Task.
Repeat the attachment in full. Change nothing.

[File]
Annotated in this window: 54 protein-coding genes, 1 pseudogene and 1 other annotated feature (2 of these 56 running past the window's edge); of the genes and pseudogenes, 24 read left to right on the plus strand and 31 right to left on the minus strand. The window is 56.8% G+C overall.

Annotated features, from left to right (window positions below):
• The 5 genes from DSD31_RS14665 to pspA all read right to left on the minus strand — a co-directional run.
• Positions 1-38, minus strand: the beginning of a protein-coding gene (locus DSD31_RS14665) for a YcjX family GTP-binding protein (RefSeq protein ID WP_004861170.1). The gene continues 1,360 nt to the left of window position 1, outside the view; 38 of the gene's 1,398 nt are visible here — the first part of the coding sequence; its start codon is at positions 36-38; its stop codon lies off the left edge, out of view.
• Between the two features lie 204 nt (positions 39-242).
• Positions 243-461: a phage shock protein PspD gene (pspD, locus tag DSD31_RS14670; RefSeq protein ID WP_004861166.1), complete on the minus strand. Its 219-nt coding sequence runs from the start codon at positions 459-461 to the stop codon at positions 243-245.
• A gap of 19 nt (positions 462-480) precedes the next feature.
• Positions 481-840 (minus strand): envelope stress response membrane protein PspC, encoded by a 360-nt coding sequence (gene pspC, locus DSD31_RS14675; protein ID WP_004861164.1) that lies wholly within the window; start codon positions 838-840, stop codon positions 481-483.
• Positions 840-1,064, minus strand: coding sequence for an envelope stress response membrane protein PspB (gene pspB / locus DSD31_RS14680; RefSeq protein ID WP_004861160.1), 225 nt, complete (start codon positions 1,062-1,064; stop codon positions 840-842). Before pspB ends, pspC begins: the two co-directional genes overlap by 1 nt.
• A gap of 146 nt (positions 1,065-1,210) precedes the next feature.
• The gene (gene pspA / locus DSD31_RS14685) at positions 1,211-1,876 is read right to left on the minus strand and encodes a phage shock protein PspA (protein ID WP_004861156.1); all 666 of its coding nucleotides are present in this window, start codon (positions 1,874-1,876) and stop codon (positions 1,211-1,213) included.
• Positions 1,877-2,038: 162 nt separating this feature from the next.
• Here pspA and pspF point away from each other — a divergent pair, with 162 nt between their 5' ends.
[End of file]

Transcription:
Annotated in this window: 54 protein-coding genes, 1 pseudogene and 1 other annotated feature (2 of these 56 running past the window's edge); of the genes and pseudogenes, 24 read left to right on the plus strand and 31 right to left on the minus strand. The window is 56.8% G+C overall.

Annotated features, from left to right (window positions below):
• The 5 genes from DSD31_RS14665 to pspA all read right to left on the minus strand — a co-directional run.
• Positions 1-38, minus strand: the beginning of a protein-coding gene (locus DSD31_RS14665) for a YcjX family GTP-binding protein (RefSeq protein ID WP_004861170.1). The gene continues 1,360 nt to the left of window position 1, outside the view; 38 of the gene's 1,398 nt are visible here — the first part of the coding sequence; its start codon is at positions 36-38; its stop codon lies off the left edge, out of view.
• Between the two features lie 204 nt (positions 39-242).
• Positions 243-461: a phage shock protein PspD gene (pspD, locus tag DSD31_RS14670; RefSeq protein ID WP_004861166.1), complete on the minus strand. Its 219-nt coding sequence runs from the start codon at positions 459-461 to the stop codon at positions 243-245.
• A gap of 19 nt (positions 462-480) precedes the next feature.
• Positions 481-840 (minus strand): envelope stress response membrane protein PspC, encoded by a 360-nt coding sequence (gene pspC, locus DSD31_RS14675; protein ID WP_004861164.1) that lies wholly within the window; start codon positions 838-840, stop codon positions 481-483.
• Positions 840-1,064, minus strand: coding sequence for an envelope stress response membrane protein PspB (gene pspB / locus DSD31_RS14680; RefSeq protein ID WP_004861160.1), 225 nt, complete (start codon positions 1,062-1,064; stop codon positions 840-842). Before pspB ends, pspC begins: the two co-directional genes overlap by 1 nt.
• A gap of 146 nt (positions 1,065-1,210) precedes the next feature.
• The gene (gene pspA / locus DSD31_RS14685) at positions 1,211-1,876 is read right to left on the minus strand and encodes a phage shock protein PspA (protein ID WP_004861156.1); all 666 of its coding nucleotides are present in this window, start codon (positions 1,874-1,876) and stop codon (positions 1,211-1,213) included.
• Positions 1,877-2,038: 162 nt separating this feature from the next.
• Here pspA and pspF point away from each other — a divergent pair, with 162 nt between their 5' ends.